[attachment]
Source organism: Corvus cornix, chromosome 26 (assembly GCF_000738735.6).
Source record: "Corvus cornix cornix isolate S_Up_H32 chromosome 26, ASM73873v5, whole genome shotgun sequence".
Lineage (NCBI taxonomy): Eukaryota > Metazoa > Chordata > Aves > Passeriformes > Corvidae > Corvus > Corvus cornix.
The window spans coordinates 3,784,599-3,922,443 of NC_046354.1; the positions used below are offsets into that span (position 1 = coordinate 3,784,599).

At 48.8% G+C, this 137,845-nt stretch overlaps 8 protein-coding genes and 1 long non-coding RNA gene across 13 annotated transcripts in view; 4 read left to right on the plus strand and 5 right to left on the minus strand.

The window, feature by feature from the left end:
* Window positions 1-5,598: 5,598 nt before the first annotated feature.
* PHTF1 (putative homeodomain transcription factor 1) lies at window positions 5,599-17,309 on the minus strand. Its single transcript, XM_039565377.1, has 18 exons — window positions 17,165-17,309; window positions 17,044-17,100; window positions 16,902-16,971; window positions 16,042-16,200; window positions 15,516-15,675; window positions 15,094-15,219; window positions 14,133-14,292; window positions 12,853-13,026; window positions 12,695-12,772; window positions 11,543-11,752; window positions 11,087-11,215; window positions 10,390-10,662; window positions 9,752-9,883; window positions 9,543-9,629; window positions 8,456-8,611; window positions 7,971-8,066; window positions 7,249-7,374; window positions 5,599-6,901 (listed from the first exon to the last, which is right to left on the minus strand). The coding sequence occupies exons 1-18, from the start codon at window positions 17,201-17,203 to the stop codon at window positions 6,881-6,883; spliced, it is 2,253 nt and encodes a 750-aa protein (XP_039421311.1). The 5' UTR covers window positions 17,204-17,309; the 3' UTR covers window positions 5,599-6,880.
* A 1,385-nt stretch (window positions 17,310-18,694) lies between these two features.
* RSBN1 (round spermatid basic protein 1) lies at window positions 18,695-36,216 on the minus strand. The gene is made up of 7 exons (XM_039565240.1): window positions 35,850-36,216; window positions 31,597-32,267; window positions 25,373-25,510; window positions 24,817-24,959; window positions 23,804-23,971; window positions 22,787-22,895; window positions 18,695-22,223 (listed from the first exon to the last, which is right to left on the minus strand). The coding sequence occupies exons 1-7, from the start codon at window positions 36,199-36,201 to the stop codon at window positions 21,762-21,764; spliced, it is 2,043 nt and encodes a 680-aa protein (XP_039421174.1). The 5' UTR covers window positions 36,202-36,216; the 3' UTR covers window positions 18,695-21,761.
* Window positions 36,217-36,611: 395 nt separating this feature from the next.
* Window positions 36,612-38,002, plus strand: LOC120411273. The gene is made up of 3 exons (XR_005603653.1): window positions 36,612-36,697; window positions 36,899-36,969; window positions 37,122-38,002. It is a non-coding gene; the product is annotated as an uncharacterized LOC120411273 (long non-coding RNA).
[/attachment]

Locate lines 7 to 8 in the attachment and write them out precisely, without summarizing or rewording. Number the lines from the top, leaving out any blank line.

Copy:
* Window positions 1-5,598: 5,598 nt before the first annotated feature.
* PHTF1 (putative homeodomain transcription factor 1) lies at window positions 5,599-17,309 on the minus strand. Its single transcript, XM_039565377.1, has 18 exons — window positions 17,165-17,309; window positions 17,044-17,100; window positions 16,902-16,971; window positions 16,042-16,200; window positions 15,516-15,675; window positions 15,094-15,219; window positions 14,133-14,292; window positions 12,853-13,026; window positions 12,695-12,772; window positions 11,543-11,752; window positions 11,087-11,215; window positions 10,390-10,662; window positions 9,752-9,883; window positions 9,543-9,629; window positions 8,456-8,611; window positions 7,971-8,066; window positions 7,249-7,374; window positions 5,599-6,901 (listed from the first exon to the last, which is right to left on the minus strand). The coding sequence occupies exons 1-18, from the start codon at window positions 17,201-17,203 to the stop codon at window positions 6,881-6,883; spliced, it is 2,253 nt and encodes a 750-aa protein (XP_039421311.1). The 5' UTR covers window positions 17,204-17,309; the 3' UTR covers window positions 5,599-6,880.